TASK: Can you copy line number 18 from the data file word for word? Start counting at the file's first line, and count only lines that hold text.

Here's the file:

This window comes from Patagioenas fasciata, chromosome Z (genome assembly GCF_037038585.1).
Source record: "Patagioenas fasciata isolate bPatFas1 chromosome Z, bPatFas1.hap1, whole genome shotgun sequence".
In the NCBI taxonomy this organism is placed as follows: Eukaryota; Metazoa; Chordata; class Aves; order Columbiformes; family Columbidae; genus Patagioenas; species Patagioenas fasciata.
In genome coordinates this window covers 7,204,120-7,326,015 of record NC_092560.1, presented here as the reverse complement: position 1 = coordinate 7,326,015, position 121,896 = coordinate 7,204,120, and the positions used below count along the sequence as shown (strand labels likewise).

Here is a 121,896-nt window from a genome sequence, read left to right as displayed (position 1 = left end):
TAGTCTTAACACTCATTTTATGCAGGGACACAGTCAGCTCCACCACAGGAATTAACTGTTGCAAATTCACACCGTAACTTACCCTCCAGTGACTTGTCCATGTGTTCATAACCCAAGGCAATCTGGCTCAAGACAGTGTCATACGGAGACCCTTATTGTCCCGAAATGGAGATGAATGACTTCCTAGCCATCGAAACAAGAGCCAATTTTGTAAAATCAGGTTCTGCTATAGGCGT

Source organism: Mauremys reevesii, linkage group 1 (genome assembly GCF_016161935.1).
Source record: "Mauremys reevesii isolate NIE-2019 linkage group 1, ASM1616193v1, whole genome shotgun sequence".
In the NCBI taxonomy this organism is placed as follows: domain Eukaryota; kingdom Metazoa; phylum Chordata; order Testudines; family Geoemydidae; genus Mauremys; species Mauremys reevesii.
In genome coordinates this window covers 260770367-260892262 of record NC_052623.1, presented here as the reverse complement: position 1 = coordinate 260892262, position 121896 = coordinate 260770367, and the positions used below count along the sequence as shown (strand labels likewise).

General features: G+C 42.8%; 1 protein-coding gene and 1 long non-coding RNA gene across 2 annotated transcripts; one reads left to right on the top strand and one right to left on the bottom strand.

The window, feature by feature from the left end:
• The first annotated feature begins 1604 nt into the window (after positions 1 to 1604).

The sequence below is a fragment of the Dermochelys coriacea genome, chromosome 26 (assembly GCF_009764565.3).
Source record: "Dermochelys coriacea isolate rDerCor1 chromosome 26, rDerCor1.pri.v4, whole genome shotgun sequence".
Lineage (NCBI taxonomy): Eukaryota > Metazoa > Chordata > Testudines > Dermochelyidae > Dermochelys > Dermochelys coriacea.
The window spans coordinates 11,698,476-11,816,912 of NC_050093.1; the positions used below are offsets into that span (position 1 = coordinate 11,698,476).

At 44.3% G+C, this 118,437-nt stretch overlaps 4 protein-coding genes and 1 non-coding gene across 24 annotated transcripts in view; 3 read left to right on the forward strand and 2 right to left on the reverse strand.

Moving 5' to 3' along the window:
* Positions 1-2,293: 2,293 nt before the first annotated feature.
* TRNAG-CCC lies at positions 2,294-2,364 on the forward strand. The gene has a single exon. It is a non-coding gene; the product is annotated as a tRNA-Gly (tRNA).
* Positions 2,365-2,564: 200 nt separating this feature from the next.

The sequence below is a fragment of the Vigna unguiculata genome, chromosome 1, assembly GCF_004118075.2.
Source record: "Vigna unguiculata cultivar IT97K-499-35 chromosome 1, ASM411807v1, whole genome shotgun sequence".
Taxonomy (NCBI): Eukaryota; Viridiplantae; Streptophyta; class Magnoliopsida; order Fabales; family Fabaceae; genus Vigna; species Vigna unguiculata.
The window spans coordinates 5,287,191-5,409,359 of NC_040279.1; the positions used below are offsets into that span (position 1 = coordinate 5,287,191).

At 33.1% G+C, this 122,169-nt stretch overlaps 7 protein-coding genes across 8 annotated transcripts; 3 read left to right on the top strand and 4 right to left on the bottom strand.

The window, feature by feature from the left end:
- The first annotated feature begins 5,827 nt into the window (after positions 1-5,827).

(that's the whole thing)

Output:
At 44.3% G+C, this 118,437-nt stretch overlaps 4 protein-coding genes and 1 non-coding gene across 24 annotated transcripts in view; 3 read left to right on the forward strand and 2 right to left on the reverse strand.